- Prostate Cancer and Bone Metastases: The Underlying Mechanisms. [Review]
- IJInt J Mol Sci 2019 May 27; 20(10)
- Patients with advanced prostate cancer often develop bone metastases, leading to bone pain, skeletal fracture, and increased mortality. Bone provides a hospitable microenvironment to tumor cells. The…
Patients with advanced prostate cancer often develop bone metastases, leading to bone pain, skeletal fracture, and increased mortality. Bone provides a hospitable microenvironment to tumor cells. The disease manifestation is driven by the interaction between invading tumor cells, bone-forming osteoblasts, and bone-resorbing osteoclasts. The increased level of osteoclast-activating factor (parathyroid hormone-related peptide, PTHrP) is believed to induce bone resorption by upregulating receptor activator of nuclear factor-kappa B ligand (RANKL) and the release of various growth factors into the bone microenvironment to enhance cancer cell growth. However, the underlying molecular mechanisms remain poorly understood. This review outlines the possible molecular mechanisms involved in governing bone metastases driven by prostate cancer, which further provide the basis in searching for new molecular targets for the development of potential therapy.
- Puerarin Prevents LPS-Induced Osteoclast Formation and Bone Loss via Inhibition of Akt Activation. [Journal Article]
- BPBiol Pharm Bull 2016; 39(12):2028-2035
- Osteolysis induced by chronic Gram-negative bacterial infection underlies many bone diseases such as osteomyelitis, septic arthritis, and periodontitis. Drugs that inhibit lipopolysaccharide (LPS)-in…
Osteolysis induced by chronic Gram-negative bacterial infection underlies many bone diseases such as osteomyelitis, septic arthritis, and periodontitis. Drugs that inhibit lipopolysaccharide (LPS)-induced osteolysis are critically needed for the prevention of bone destruction in infective bone diseases. In this study, we assessed the effect of puerarin, a natural isoflavone isolated from Pueraria lobata OHWI root, on LPS-induced osteoclastogenesis and bone loss. Our in vitro study showed that puerarin significantly inhibited LPS-induced osteoclast differentiation from osteoclast precursor RAW264.7 cells. The inhibition occurred through suppressing the production of osteoclast activating factor tumor necrosis factor (TNF)-α, interleukin (IL)-1β and prostaglandin E2 (PGE2), which led to down-regulating mRNA expression of osteoclastogenic genes including tartrate-resistant acid phosphatase (TRAP), cathepsin K and matrix metalloprotein 9 (MMP-9). Furthermore, LPS triggered activation of Akt in osteoclast precursor RAW264.7 cells, which was inhibited by puerarin treatment. In vivo, puerarin attenuated LPS-induced bone loss in a murine calvarial osteolysis model. Collectively, puerarin prevents LPS-induced osteoclast formation, function and bone loss, where the inhibition of Akt activation plays an important role. These findings provide evidences that puerarin might be beneficial as a promising candidate drug for the prevention and treatment of bacteria-induced bone destruction disease, and give new insights for understanding its possible mechanism.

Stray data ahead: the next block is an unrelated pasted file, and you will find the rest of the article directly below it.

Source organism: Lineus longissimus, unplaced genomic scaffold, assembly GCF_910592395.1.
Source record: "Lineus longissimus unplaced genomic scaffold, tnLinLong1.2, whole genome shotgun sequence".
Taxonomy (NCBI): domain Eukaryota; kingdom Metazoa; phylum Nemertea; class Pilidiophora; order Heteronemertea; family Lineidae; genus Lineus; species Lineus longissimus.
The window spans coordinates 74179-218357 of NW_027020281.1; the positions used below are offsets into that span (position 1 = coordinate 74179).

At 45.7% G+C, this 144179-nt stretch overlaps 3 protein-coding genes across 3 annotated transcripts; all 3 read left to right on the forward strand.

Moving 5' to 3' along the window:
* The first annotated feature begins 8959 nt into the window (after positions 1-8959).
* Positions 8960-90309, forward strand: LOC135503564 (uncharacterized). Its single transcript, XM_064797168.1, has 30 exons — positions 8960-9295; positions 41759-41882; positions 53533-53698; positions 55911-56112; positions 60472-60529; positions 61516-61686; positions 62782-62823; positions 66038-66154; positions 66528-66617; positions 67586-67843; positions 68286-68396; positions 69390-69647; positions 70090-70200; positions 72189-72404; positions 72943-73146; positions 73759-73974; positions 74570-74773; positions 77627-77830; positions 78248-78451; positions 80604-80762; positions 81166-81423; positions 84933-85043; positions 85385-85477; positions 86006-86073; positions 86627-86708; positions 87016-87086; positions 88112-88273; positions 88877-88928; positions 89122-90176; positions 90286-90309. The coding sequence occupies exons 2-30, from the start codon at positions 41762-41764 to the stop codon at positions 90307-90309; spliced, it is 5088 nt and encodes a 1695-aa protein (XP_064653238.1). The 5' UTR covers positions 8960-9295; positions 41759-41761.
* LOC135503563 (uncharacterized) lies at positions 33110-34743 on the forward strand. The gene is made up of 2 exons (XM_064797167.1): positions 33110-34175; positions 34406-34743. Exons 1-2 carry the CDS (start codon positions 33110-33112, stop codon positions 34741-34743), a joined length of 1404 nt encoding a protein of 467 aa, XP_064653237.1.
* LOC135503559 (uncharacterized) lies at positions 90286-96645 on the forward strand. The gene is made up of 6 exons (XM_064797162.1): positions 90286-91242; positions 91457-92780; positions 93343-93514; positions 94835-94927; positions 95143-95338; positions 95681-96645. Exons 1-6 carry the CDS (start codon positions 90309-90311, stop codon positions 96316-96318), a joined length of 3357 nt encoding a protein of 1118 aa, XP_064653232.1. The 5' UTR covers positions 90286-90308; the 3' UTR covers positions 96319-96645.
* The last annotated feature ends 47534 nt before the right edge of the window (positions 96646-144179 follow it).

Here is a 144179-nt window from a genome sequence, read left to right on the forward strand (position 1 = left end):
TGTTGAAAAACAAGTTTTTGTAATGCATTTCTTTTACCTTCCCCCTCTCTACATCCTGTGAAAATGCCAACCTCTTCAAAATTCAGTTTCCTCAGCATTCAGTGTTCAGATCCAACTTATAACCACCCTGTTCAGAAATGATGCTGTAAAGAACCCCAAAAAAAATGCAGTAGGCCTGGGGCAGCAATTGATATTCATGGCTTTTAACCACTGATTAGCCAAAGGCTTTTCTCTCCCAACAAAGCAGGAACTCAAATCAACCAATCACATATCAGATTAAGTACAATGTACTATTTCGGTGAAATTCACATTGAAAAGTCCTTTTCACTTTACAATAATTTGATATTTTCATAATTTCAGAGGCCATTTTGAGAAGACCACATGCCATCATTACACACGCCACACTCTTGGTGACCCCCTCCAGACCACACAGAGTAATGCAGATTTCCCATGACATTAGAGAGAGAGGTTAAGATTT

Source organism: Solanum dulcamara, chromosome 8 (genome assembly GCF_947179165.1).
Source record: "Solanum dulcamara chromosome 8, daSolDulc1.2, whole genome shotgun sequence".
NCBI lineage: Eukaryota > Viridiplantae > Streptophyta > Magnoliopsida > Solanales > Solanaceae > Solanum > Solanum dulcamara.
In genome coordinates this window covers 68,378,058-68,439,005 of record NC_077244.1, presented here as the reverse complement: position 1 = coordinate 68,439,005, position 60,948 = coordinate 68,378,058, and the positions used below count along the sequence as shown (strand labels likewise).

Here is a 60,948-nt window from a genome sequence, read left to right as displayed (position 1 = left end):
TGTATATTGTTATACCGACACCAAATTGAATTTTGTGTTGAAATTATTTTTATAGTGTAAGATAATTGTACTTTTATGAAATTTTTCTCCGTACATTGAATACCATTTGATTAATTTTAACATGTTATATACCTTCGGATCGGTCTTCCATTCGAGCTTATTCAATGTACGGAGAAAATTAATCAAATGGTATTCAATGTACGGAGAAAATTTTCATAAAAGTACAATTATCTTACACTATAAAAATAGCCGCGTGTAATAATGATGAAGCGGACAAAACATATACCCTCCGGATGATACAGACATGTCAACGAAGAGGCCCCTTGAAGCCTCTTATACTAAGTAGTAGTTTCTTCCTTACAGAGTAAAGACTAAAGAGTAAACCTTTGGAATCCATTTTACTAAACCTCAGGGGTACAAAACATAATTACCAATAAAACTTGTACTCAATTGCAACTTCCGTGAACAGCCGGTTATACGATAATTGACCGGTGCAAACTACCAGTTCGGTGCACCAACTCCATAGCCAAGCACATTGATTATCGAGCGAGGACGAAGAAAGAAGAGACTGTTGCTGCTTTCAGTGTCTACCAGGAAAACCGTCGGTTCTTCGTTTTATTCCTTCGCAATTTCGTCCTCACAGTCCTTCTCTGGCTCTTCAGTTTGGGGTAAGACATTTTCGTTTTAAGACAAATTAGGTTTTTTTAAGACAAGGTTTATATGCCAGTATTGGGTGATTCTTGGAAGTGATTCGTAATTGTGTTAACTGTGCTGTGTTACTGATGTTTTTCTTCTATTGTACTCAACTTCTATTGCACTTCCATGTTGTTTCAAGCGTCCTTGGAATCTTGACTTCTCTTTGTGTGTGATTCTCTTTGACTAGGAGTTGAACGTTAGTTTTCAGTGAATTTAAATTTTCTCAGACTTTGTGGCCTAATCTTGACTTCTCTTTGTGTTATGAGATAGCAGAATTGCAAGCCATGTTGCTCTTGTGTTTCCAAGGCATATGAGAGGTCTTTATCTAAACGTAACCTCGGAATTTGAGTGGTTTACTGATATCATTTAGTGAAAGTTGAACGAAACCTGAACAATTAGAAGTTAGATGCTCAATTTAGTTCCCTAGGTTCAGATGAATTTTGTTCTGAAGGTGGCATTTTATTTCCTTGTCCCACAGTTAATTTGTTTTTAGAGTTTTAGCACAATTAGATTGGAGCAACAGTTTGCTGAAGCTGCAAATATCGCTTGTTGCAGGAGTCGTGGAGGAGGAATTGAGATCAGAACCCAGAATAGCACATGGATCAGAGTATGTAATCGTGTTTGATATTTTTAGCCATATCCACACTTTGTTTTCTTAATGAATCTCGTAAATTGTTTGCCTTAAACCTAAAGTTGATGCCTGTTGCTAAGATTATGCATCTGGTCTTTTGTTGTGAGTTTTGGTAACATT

- Effect of The Receptor Activator of Nuclear Factor кB and RANK Ligand on In Vitro Differentiation of Cord Blood CD133(+) Hematopoietic Stem Cells to Osteoclasts. [Journal Article]
- CJCell J 2016; 18(3):322-31
- CONCLUSIONS: Presence of RANKL and M-CSF in bone marrow could induce HSCs differentiation into osteoclast.
- A successful treatment of hypercalcemia with zoledronic acid in a 15-year-old boy with acute lymphoblastic leukemia. [Journal Article]
- APAnn Pediatr Endocrinol Metab 2016; 21(2):99-104
- Severe hypercalcemia in children is a rare medical emergency. We present a case of a 15-year-old boy with hypercalcemia (total calcium level, 14.2 mg/dL) with a normal complete blood count, no circul…